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+1


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Old 03-18-2015, 09:45 AM   #7
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I always take fish out if I'm changing the gravel less stressful for all involved an change some of the water to fresh when filling back up


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Old 03-18-2015, 10:15 AM   #8
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Thanks for all the replies, what size container should I put my fish in? I feel like a 5 gallon bucket will be too small for 11 cardinals, 2gbrs, 4apistos cockatoos, 2 dwarf gourami, and a Bristlenose pleco. It should only take an hour I'm guessing to do the change im thinking. 5 gallon too small? Clean out a big Rubbermaid storage container?
I'm thinking of either pool filter sand or this northern granite peastone
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Old 03-18-2015, 12:06 PM   #9
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I switched out my gravel to sand with the fish in the tank. I think its more stressful to net them and place them in a bucket with nothing to hide in or near. So I left the bigger decorations (rocks, driftwood) and moved them to one side. The fish all moved over there when I cleared one half, then I moved the stuff to the clear half and completed the job. Adding the sand was easy and didnt seem to stress them, they actually moved toward the sand out of curiosity.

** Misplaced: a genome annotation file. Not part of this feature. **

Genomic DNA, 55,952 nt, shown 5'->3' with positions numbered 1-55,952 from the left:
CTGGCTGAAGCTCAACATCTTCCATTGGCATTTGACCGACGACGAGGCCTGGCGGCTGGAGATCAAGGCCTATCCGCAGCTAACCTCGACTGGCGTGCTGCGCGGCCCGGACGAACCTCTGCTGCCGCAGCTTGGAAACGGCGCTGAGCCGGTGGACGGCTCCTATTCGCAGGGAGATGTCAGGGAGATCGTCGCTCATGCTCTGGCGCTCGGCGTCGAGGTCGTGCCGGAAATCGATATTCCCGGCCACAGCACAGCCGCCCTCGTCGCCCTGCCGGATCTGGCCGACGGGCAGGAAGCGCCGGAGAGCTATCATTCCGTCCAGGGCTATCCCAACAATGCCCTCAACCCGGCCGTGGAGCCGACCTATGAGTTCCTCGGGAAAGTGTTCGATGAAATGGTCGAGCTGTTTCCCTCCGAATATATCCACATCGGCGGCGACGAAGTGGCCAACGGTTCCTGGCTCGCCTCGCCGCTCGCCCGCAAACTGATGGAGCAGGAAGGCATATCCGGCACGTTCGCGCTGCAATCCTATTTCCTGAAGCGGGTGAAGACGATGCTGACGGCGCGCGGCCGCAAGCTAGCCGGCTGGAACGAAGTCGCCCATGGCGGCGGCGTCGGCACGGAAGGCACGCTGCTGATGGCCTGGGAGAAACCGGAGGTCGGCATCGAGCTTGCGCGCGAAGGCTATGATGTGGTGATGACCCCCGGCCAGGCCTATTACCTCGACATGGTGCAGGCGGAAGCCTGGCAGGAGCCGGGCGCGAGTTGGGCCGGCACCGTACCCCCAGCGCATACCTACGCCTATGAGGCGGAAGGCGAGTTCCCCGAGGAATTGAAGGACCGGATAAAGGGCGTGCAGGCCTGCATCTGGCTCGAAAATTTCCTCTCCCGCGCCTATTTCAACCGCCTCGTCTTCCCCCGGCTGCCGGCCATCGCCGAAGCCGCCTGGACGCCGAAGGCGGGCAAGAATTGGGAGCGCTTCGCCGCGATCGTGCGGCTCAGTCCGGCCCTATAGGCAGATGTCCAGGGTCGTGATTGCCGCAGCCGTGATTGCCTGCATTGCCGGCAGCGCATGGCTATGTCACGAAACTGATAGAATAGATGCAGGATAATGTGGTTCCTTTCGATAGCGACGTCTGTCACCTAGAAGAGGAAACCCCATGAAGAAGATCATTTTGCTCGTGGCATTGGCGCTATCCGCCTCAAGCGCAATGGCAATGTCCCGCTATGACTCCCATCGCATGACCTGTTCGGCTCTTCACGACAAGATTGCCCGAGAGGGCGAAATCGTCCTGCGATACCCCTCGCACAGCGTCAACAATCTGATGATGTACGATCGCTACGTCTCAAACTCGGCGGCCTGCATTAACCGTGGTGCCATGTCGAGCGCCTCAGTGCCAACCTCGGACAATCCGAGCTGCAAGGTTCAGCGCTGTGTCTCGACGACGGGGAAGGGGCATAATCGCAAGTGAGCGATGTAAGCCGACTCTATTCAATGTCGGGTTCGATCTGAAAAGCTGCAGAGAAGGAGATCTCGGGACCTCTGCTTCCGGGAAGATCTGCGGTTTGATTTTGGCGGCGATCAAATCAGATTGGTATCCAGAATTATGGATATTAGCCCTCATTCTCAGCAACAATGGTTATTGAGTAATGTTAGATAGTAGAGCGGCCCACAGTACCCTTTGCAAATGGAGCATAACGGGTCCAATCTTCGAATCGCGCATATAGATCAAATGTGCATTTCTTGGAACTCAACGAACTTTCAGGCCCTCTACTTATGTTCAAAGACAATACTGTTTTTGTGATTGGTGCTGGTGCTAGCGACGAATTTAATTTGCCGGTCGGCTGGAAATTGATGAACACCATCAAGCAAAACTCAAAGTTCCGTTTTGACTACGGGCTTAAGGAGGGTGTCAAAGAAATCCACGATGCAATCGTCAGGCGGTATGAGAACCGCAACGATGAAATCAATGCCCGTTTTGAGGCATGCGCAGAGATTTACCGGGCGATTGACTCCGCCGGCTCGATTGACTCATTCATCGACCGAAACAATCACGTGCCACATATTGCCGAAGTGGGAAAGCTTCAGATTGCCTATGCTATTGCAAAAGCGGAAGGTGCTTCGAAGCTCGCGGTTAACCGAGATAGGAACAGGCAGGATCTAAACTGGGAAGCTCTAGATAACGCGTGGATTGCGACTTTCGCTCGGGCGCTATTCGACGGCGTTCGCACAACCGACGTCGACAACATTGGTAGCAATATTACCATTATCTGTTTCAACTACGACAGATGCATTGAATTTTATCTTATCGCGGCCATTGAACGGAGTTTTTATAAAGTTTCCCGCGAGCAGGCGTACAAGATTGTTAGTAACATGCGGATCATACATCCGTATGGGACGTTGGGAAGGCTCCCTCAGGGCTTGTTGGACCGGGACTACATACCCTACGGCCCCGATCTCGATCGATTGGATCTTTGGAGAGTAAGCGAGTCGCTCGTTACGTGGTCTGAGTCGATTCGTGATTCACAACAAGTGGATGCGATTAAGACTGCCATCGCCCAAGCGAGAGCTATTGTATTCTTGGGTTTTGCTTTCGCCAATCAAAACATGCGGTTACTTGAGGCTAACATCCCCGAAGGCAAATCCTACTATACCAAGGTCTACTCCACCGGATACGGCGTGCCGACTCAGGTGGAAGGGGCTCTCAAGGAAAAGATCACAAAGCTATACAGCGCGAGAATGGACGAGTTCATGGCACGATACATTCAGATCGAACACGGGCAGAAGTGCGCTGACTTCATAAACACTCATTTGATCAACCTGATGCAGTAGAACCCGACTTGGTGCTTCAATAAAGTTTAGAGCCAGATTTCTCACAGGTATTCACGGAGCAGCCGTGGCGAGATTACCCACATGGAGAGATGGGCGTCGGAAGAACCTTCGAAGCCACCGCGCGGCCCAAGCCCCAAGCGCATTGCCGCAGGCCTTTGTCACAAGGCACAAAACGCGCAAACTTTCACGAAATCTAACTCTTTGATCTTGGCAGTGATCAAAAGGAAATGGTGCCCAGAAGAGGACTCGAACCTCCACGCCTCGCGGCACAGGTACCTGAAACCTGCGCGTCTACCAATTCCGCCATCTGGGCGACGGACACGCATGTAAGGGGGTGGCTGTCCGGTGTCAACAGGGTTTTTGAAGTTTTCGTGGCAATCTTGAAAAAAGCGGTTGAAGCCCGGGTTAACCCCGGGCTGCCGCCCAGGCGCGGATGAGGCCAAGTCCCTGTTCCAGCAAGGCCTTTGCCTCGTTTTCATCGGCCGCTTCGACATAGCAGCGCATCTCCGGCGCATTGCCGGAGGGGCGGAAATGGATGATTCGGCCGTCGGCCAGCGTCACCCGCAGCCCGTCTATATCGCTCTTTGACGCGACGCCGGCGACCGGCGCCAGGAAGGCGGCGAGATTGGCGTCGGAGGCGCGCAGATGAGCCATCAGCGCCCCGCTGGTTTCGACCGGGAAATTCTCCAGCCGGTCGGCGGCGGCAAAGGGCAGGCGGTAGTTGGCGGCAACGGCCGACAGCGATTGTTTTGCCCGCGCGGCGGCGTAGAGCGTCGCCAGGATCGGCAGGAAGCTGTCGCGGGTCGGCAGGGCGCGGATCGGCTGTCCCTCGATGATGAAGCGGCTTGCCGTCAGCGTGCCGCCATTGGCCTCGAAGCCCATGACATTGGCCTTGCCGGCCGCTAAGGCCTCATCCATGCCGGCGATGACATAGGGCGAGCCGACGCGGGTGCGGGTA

If you have a UG filter, its a bit more tricky. I vacuumed the gravel well and then removed a lift tube and vacummed directly over it to pull out the really black stuff from under the plates. Thats the stuff that will kill a fish very quickly if it gets into it.
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Old 03-18-2015, 12:12 PM   #10
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Thanks for all the replies, what size container should I put my fish in? I feel like a 5 gallon bucket will be too small for 11 cardinals, 2gbrs, 4apistos cockatoos, 2 dwarf gourami, and a Bristlenose pleco. It should only take an hour I'm guessing to do the change im thinking. 5 gallon too small? Clean out a big Rubbermaid storage container?
I'm thinking of either pool filter sand or this northern granite peastoneAttachment 267732
Thoughts?


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I would use the Rubbermaid storage container for that many fish. I only had 2 Angels so I used a 5 gallon bucket.


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Old 03-18-2015, 12:46 PM   #11
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I would use the Rubbermaid storage container for that many fish. I only had 2 Angels so I used a 5 gallon bucket.